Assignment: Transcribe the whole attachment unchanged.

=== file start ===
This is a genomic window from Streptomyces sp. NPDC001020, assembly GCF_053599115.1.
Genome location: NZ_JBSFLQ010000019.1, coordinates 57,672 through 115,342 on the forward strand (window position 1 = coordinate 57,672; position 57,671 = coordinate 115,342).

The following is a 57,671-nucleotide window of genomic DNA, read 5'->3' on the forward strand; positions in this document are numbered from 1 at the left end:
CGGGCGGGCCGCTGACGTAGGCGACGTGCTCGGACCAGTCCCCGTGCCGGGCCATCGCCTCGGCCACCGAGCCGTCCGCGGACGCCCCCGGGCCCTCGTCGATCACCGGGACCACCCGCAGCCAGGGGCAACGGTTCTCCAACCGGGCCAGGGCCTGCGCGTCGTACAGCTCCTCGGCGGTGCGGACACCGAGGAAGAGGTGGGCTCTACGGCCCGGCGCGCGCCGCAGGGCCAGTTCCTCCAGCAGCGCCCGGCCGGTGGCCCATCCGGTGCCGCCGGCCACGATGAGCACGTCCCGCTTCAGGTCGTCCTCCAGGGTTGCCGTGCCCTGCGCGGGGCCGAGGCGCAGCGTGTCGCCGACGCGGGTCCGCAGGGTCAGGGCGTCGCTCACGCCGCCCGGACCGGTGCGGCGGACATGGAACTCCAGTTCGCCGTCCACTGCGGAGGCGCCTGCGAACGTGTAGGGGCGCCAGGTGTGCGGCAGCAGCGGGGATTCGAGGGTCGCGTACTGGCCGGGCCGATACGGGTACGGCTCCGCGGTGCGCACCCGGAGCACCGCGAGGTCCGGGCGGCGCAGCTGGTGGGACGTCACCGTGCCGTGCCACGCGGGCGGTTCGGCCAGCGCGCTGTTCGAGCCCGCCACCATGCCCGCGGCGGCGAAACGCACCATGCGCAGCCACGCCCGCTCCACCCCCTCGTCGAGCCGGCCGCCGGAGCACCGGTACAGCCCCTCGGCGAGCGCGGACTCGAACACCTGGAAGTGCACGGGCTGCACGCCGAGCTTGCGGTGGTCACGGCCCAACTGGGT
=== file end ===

This is a genomic window from Streptomyces sp. NPDC001020, assembly GCF_053599115.1.
Genome location: NZ_JBSFLQ010000019.1, coordinates 57,672 through 115,342 on the forward strand (window position 1 = coordinate 57,672; position 57,671 = coordinate 115,342).

The following is a 57,671-nucleotide window of genomic DNA, read 5'->3' on the forward strand; positions in this document are numbered from 1 at the left end:
CGGGCGGGCCGCTGACGTAGGCGACGTGCTCGGACCAGTCCCCGTGCCGGGCCATCGCCTCGGCCACCGAGCCGTCCGCGGACGCCCCCGGGCCCTCGTCGATCACCGGGACCACCCGCAGCCAGGGGCAACGGTTCTCCAACCGGGCCAGGGCCTGCGCGTCGTACAGCTCCTCGGCGGTGCGGACACCGAGGAAGAGGTGGGCTCTACGGCCCGGCGCGCGCCGCAGGGCCAGTTCCTCCAGCAGCGCCCGGCCGGTGGCCCATCCGGTGCCGCCGGCCACGATGAGCACGTCCCGCTTCAGGTCGTCCTCCAGGGTTGCCGTGCCCTGCGCGGGGCCGAGGCGCAGCGTGTCGCCGACGCGGGTCCGCAGGGTCAGGGCGTCGCTCACGCCGCCCGGACCGGTGCGGCGGACATGGAACTCCAGTTCGCCGTCCACTGCGGAGGCGCCTGCGAACGTGTAGGGGCGCCAGGTGTGCGGCAGCAGCGGGGATTCGAGGGTCGCGTACTGGCCGGGCCGATACGGGTACGGCTCCGCGGTGCGCACCCGGAGCACCGCGAGGTCCGGGCGGCGCAGCTGGTGGGACGTCACCGTGCCGTGCCACGCGGGCGGTTCGGCCAGCGCGCTGTTCGAGCCCGCCACCATGCCCGCGGCGGCGAAACGCACCATGCGCAGCCACGCCCGCTCCACCCCCTCGTCGAGCCGGCCGCCGGAGCACCGGTACAGCCCCTCGGCGAGCGCGGACTCGAACACCTGGAAGTGCACGGGCTGCACGCCGAGCTTGCGGTGGTCACGGCCCAACTGGGT